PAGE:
Then, at the close of the meeting, I heard the speaker make the following announcement: “If any of you want a sign from the Tenach (Old Testament) that Jesus is the Messiah, let them remain until after the meeting, and I will prove to them with more than one sign that this is so.” I decided to stay for I was sure he was wrong. I knew there were no signs in the Tenach by which he could prove his point. I knew also that I could demolish all his arguments, and show him that he was in error. I was therefore eager to hear what he had to say. The missionary made a long speech, quoting many verses from the Tenach in his support. But I had an answer ready for every one of those verses. Some of them, I explained, may not apply to the Messiah, and of those that did, I showed him that it was not Jesus to whom they referred. The only passage, however, for which I did not know the answer, was Daniel 9:24-26. It reads as follows: “Seventy weeks are determined upon thy people and upon thy holy city, to finish the transgression, and to make an end of sins, and to make reconciliation for iniquity and to bring in everlasting righteousness, and to seal up the vision and prophecy, and to anoint the most Holy.

Know therefore and understand, that from the going forth of the commandment to restore and to build Jerusalem unto the Messiah the Prince shall be seven weeks, and threescore and two weeks: the street shall be built again, and the wall, even in troublous tunes. And after threescore and two weeks shall Messiah be cut off, but not for himself. “I simply had to confess that I did not understand this passage at all, but I promised the speaker that I would study it and come back with the answer. What puzzled me, was: “Why was Messiah to be cut off!” As I continued attending the meetings I learned to respect the people for their patience and humility. Further reflection and study made me see that all my ready answers were based, not upon the unprejudiced study of the Bible, but upon what the Rabbis had told me. I had to admit that the promises fulfilled in Jesus were too numerous to be explained away. There was an accumulation of evidence which could in no manner be set aside.

I Accept the Messiah

However, I wanted to get to the bottom of the whole matter. Therefore I obtained a copy of the New Testament in Hebrew to learn at first-hand who Jesus was, and what He came to do and teach. I read through it carefully, comparing the many references in it to the Old Testament. Slowly it dawned upon me that Jesus must be the Messiah! Looking back upon my life, I realized that step by step the hand of God was upon me, leading me. All the circumstances of its course seemed to combine to bring me to that conclusion and decision. It was the hand of God which I could not and would not resist, and it was the Spirit of God, Who still broods over the chaos of this world and over men’s souls, darkened through sin, crying: May there be light!” It was a lonely decision to take. I could not consult my parents or friends. They would not have understood.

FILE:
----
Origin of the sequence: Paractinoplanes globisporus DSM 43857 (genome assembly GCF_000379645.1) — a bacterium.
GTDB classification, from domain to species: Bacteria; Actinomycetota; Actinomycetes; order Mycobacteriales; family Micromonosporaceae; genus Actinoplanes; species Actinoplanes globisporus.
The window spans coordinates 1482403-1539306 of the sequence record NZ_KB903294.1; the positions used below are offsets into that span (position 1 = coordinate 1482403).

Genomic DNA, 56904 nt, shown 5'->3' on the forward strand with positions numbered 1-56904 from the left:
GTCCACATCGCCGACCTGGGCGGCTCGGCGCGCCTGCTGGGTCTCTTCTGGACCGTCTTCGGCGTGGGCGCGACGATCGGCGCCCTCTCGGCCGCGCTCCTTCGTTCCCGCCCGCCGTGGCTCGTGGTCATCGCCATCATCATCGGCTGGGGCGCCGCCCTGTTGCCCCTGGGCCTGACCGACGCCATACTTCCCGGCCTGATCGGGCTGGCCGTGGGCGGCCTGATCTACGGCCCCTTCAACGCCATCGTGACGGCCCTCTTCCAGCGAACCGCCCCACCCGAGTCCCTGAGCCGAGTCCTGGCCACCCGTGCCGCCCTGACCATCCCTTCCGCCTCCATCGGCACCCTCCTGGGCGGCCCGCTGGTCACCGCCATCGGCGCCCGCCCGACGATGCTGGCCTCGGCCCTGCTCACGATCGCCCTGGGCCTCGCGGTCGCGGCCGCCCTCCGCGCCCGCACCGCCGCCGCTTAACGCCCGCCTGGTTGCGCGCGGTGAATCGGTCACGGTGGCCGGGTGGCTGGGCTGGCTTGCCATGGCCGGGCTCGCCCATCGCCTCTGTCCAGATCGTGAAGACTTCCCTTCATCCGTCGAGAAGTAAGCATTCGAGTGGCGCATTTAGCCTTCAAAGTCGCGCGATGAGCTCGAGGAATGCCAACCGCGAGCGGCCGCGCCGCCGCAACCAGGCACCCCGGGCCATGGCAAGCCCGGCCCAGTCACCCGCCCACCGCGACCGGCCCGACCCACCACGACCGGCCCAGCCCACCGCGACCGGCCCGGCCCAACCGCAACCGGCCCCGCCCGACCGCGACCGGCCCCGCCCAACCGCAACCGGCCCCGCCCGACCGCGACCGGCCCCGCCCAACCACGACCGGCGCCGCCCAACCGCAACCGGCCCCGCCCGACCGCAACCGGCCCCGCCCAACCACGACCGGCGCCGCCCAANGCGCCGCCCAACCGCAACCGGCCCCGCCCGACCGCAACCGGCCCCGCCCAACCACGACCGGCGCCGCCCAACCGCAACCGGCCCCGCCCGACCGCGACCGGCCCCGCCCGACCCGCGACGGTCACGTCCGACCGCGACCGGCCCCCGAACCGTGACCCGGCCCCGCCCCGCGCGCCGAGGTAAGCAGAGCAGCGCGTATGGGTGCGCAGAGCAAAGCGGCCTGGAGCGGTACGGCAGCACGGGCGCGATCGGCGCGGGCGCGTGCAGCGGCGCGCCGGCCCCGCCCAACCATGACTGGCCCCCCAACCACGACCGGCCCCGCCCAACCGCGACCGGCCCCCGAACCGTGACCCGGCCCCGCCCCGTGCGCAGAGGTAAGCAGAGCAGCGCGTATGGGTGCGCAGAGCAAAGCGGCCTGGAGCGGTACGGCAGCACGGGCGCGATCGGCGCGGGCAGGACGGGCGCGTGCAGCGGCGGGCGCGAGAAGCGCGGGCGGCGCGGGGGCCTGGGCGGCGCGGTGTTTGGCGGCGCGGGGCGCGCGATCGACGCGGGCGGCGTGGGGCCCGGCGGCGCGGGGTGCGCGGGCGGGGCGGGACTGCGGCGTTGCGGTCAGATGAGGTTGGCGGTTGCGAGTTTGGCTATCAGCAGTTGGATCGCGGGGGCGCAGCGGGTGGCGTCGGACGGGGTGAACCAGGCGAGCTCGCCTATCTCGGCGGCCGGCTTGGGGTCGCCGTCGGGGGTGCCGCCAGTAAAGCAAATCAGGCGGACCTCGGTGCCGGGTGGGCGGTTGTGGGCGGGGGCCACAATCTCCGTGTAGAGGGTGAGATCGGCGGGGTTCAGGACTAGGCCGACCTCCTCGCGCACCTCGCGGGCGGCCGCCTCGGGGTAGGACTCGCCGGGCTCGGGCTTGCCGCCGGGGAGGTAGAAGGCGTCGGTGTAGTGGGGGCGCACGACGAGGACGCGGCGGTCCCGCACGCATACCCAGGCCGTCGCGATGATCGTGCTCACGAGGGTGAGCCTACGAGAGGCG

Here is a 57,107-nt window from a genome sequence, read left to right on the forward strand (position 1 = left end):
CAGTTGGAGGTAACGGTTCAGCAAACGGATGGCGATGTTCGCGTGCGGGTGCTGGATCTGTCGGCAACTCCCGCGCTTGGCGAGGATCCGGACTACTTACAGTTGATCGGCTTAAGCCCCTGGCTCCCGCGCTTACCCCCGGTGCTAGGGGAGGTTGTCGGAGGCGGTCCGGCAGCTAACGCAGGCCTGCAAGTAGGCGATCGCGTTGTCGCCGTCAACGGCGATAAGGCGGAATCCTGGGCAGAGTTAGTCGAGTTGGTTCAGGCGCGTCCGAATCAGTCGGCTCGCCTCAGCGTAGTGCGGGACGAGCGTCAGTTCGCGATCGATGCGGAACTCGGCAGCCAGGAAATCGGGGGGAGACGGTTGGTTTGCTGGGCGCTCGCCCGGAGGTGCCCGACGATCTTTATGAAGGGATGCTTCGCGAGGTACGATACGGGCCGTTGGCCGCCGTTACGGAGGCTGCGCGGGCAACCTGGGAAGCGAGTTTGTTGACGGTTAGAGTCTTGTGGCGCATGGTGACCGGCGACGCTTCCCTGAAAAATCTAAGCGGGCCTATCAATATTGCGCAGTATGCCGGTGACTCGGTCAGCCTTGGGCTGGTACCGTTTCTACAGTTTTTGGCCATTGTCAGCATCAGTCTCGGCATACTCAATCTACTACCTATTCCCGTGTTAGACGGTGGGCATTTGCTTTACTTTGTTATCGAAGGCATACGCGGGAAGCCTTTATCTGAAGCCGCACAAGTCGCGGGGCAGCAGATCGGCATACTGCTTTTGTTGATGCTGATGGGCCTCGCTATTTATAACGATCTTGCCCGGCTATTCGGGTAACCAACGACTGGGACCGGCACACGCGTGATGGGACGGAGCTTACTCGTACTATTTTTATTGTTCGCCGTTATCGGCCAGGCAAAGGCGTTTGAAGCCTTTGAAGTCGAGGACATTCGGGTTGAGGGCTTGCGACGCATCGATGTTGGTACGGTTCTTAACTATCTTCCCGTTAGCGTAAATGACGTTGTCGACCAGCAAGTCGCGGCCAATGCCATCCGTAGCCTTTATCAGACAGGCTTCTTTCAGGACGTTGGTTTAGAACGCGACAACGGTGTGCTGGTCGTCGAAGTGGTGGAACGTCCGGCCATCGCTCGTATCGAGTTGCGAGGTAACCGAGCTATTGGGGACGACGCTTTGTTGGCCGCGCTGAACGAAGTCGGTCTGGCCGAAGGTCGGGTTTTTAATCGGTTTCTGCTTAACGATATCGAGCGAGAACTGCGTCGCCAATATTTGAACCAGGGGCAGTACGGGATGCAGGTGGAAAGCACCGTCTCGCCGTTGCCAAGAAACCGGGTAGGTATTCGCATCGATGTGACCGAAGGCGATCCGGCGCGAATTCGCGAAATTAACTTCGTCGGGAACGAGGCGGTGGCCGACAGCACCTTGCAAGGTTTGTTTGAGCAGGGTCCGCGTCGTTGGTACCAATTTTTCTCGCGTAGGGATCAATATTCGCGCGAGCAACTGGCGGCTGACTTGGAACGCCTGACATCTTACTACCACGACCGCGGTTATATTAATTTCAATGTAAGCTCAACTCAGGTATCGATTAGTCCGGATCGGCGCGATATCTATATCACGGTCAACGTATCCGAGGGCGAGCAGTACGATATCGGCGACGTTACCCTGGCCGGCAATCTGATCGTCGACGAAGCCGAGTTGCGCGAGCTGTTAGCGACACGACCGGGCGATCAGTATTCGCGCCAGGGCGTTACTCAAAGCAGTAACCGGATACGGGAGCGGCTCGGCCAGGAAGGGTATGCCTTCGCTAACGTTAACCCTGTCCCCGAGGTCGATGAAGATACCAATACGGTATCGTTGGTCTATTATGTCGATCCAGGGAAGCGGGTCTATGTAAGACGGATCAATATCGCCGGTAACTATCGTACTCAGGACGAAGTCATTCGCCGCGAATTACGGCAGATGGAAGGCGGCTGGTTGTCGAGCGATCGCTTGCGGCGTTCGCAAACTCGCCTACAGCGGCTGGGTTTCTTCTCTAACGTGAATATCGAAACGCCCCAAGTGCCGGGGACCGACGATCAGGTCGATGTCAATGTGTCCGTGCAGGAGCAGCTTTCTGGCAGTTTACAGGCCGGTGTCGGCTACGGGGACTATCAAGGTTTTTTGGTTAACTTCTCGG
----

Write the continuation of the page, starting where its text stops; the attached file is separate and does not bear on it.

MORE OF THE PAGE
They would have been bitterly opposed to it. Nevertheless, I knew that my next step was to make an open and public confession of my faith in the Messiah. But at the time I lacked the courage to come out boldly. Then came the winter of the year 1937. There was a meeting at the Mission and on that occasion it was composed wholly of Jewish believers, except for the speaker who was a Gentile woman. She talked about the Temple of Jerusalem, explaining how everything in it -its construction and furniture – all pointed to the fact that all men were sinners, and that the Lord Jesus was the sacrifice for the sins of all.

So, that was why Messiah had to be cut off, as Daniel had foretold? “How is it,” I asked myself, “that a Gentile woman knows more about the Bible and about the significance of these things than I, a student of the Yeshivah? Does this not prove that we as a nation have rejected our Messiah?” When the speaker had finished, we were invited to kneel and pray. Then the unexpected happened: In spite of my Jewish reluctance to kneel, I immediately sank upon my knees and prayed that God might open my eyes to the Truth, and forgive me my sins for not acknowledging openly before men that Jesus was my Messiah.

Boldness and Assurance!

God answered my prayer. A new assurance filled my soul. I was no longer afraid to confess Him before men. I was no longer afraid of the consequences. This, however, was not the end of my difficulties. Soon my parents learned of the step I had taken, and they came endeavouring to dissuade me from my new-found faith. But as time went on their opposition relaxed and I had many opportunities of witnessing to them about their and my Messiah. After the war I left Poland and went to England to study. With my training behind me, I came to the United States to share in a witness for Messiah among my own people. Then, for four years I lived in Israel, serving as pastor to Israeli believers in Messiah and sharing my witness with my brethren there. In Israel I met my wife who is also a Jewish believer in the Messiah. She had suffered through the Nazi occupation of France but had survived and come to Israel. We now live with our children in Cincinatti, Ohio, where it is my privilege to serve God and my people.

What my Heart feels

Words fail me to describe what my heart feels. Awed by the power and greatness of the God of Daniel, King Darius wrote a decree to his dominions which perhaps describes best the awe and reverence that I feel for what God has done for me: ” .., for He is the living God, enduring forever; His kingdom shall never be destroyed, and His dominion shall be to the end. He delivers and rescues, He works signs arms wonders in heaven and on earth, He Who has saved Daniel from the power of the lions” (Daniel 6:26,27). From my harrowing experiences under the Nazis in Poland I know that men who reject Messiah are capable of bringing hell on earth. But surely God has not abandoned mankind. He has a plan for every person who will trust in Him. The Bible, which has guided and sustained me thus far, promises that peace and justice will fill the earth only when the Prince of Peace returns. He is the only hope of mankind, and I know that He will come, because He has proved to me His great love and His miraculous power. Will you not also trust Him, my friend? And I will pour upon the house of David, and upon the inhabitants of Jerusalem, the spirit of grace and of supplications: and they shall look upon me whom they have pierced, and they shall mourn for him, as one mourneth for his only son. Zechariah 12:10